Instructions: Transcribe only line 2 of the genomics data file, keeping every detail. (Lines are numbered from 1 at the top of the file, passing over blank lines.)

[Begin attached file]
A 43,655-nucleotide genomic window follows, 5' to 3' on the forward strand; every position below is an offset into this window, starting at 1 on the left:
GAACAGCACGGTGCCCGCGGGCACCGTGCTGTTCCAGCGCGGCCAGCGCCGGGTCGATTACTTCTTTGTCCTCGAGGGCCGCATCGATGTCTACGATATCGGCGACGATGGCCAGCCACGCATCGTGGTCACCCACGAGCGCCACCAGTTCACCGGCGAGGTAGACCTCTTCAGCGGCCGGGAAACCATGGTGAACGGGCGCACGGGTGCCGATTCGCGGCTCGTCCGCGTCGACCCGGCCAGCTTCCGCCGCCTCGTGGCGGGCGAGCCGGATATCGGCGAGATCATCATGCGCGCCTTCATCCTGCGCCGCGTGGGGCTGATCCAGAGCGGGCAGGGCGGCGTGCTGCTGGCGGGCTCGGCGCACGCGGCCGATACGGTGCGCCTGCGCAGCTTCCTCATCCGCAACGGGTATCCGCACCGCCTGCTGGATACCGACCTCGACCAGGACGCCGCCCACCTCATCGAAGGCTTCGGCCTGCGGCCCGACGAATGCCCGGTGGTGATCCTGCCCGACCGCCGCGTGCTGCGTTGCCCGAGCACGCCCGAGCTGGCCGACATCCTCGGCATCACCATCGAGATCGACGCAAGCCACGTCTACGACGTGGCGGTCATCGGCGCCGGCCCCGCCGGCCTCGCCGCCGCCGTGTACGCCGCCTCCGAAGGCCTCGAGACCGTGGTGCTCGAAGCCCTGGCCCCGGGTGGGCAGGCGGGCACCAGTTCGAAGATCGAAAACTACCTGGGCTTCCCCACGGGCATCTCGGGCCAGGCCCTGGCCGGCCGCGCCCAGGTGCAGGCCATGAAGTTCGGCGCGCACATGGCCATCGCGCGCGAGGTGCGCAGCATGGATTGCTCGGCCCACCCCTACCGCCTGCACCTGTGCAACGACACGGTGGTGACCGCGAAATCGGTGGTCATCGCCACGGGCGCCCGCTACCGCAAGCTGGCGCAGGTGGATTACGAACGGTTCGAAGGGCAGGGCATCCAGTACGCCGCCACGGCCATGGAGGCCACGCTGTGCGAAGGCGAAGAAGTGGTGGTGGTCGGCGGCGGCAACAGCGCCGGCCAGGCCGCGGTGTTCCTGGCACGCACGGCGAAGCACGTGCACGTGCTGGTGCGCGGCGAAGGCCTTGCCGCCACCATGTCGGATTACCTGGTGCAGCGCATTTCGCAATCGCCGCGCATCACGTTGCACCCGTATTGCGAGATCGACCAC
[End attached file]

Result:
GAACAGCACGGTGCCCGCGGGCACCGTGCTGTTCCAGCGCGGCCAGCGCCGGGTCGATTACTTCTTTGTCCTCGAGGGCCGCATCGATGTCTACGATATCGGCGACGATGGCCAGCCACGCATCGTGGTCACCCACGAGCGCCACCAGTTCACCGGCGAGGTAGACCTCTTCAGCGGCCGGGAAACCATGGTGAACGGGCGCACGGGTGCCGATTCGCGGCTCGTCCGCGTCGACCCGGCCAGCTTCCGCCGCCTCGTGGCGGGCGAGCCGGATATCGGCGAGATCATCATGCGCGCCTTCATCCTGCGCCGCGTGGGGCTGATCCAGAGCGGGCAGGGCGGCGTGCTGCTGGCGGGCTCGGCGCACGCGGCCGATACGGTGCGCCTGCGCAGCTTCCTCATCCGCAACGGGTATCCGCACCGCCTGCTGGATACCGACCTCGACCAGGACGCCGCCCACCTCATCGAAGGCTTCGGCCTGCGGCCCGACGAATGCCCGGTGGTGATCCTGCCCGACCGCCGCGTGCTGCGTTGCCCGAGCACGCCCGAGCTGGCCGACATCCTCGGCATCACCATCGAGATCGACGCAAGCCACGTCTACGACGTGGCGGTCATCGGCGCCGGCCCCGCCGGCCTCGCCGCCGCCGTGTACGCCGCCTCCGAAGGCCTCGAGACCGTGGTGCTCGAAGCCCTGGCCCCGGGTGGGCAGGCGGGCACCAGTTCGAAGATCGAAAACTACCTGGGCTTCCCCACGGGCATCTCGGGCCAGGCCCTGGCCGGCCGCGCCCAGGTGCAGGCCATGAAGTTCGGCGCGCACATGGCCATCGCGCGCGAGGTGCGCAGCATGGATTGCTCGGCCCACCCCTACCGCCTGCACCTGTGCAACGACACGGTGGTGACCGCGAAATCGGTGGTCATCGCCACGGGCGCCCGCTACCGCAAGCTGGCGCAGGTGGATTACGAACGGTTCGAAGGGCAGGGCATCCAGTACGCCGCCACGGCCATGGAGGCCACGCTGTGCGAAGGCGAAGAAGTGGTGGTGGTCGGCGGCGGCAACAGCGCCGGCCAGGCCGCGGTGTTCCTGGCACGCACGGCGAAGCACGTGCACGTGCTGGTGCGCGGCGAAGGCCTTGCCGCCACCATGTCGGATTACCTGGTGCAGCGCATTTCGCAATCGCCGCGCATCACGTTGCACCCGTATTGCGAGATCGACCAC